Abe A. Knepp Tribute

A businessman, philanthropist, and church leader, Abe Knepp started K&K industries in 1972 as a floor and roof truss manufacturer, eventually growing it into one of the largest businesses in the Amish and Mennonite community in Daviess County. He was the founder and pastor of Fresh Start Ministries, a Christian counseling and rehabilitation program for recent prison inmates.

Abe’s passion for rehabilitation and recovery began in the late 1970s when he volunteered at the Daviess County Jail, where he eventually became the official chaplain. In 1985 he opened Fresh Start Training Center to continue his mentorship program for men who had spent time in prison. Abe received the J.P. Hagel Service Award in 1991 and also won a Sagamore of the Wabash Award in 2004. Abe was killed in 2007 when his small plane crashed. A conference room at the Daviess County Jail is named in his honor.

On the evening of Abe’s accident, his family gathered and met with their family minister. He read a verse to them — Romans 15 verse 13. Later in the evening, the family went to Abe’s study and found his Bible on the desk, opened to that same verse and it was underlined. This Bible verse has played an important and recurring role in the Knepp family.

“Now the God of hope fill you with all joy and peace in believing, that ye may abound in hope, through the power of the Holy Ghost.” Romans 15:13

From the Abraham Knepp exhibit at the Daviess County Museum.

“Abe Had Many Hats”

Abe had many hats he wore on any given day

We’ll never know the full extent, in this life anyway…

He was the founder and the boss at the plant called “K and K’

From three employees, it has grown to what you see today.

But not without the setback of the 1980 fire –

A brand new plant emerged from all the ashes and the mire.

Tornado winds leveled it again back in ’95,

But he didn’t complain about his loss ’cause they all got out alive!’

He didn’t give up–and folks are thankful for their jobs today

And all his generosity he shared along the way.

Twenty-eight years he served as chaplain at the county jail –

The inmates knew and trusted him to be there without fail.

A father figure to them all, he tried to meet their need –

A listening ear, some sound advice, or a Bible course to read.

Fresh Start was born to meet the need of the inmate’s further care

To break the shackles of their sins through counseling and prayer.

So countless men are grateful to him for their brand new start –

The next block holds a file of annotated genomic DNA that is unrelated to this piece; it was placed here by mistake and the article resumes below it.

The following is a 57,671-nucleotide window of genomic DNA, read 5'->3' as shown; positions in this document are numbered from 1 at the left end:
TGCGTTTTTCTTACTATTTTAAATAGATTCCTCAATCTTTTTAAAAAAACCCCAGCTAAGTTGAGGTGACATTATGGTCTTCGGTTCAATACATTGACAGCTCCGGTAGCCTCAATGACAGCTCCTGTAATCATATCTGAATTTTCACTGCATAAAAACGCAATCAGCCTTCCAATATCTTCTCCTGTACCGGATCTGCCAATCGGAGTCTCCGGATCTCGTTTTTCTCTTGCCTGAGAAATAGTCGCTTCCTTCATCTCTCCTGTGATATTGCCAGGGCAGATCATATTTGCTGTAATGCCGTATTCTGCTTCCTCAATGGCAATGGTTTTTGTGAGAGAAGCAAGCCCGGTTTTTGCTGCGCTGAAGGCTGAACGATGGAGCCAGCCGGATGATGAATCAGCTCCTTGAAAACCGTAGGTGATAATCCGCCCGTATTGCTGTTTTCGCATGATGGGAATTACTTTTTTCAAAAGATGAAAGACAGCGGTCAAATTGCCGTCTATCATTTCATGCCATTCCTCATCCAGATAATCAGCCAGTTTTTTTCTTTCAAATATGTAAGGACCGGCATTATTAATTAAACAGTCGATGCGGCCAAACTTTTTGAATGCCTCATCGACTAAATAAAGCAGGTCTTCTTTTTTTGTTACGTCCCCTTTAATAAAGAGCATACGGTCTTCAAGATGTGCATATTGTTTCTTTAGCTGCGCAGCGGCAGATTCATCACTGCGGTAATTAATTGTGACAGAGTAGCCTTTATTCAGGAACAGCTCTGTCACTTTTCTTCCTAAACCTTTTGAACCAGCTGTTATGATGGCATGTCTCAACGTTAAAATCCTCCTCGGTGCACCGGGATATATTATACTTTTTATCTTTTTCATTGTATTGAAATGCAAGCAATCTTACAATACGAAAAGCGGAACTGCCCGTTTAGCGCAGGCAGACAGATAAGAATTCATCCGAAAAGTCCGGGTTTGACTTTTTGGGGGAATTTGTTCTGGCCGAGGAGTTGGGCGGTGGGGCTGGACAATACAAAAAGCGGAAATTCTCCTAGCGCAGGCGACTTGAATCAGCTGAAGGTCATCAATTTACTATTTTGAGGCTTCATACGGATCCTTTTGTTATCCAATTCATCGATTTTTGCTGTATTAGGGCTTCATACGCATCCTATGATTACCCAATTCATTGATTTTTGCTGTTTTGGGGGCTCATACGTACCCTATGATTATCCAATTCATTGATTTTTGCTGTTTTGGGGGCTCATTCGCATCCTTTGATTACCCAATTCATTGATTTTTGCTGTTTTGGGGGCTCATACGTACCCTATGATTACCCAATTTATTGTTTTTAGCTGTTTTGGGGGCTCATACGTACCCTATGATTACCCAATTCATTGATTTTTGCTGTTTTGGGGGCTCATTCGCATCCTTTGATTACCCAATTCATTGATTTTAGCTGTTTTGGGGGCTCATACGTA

A job, a meal, but most of all–Jesus in their heart!

A chaplain at the hospital was another hat he wore…

Praying for the sick and spreading cheer on every floor.

When crisis hit, he was the man that helped to break the news

He touched the grieving hearts as though he had walked in their shoes.

His servant heart was always looking for someone to bless –

A call to say “keep up your chin” would help in times of stress.

Financial needs were often met through his generosity

A meal tab or a full-size bus–often shared anonymously.

His father hat he proudly wore and dearly loved all four

Vacation trips were special times with memories galore…

The winter Florida days included deep-sea fishing fun,

But Colorado was his favorite–second place to none!

He took time out for hair cuts and for fishing with his boys

When farming season came, they all enjoyed the ‘big boy toys.’

He was there to pray for them–even late at night

A cup of tea or a remedy would make everything all right.

He loved his wife and often served her coffee in her chair

Their 40th was in Alaska–enjoying the beauty there.

He enjoyed his peanuts and cashews and folks who could sing bass

Seafood was a favorite treat and John Deere had its place.

But his special love was flying so he died a happy man –

Leaving us with questions about God’s almighty plan.

And then He put a rainbow in the sky down to the site –

A rainbow full of lasting hope to Abe’s last, final flight.

So make your preparations to join him round the throne,

He’ll be waiting by the pearly gates to welcome us all home!

Abe is survived by his wife Viola, four children: Gary, Sharon, Nelson, Darla and spouses, and eighteen grandchildren.


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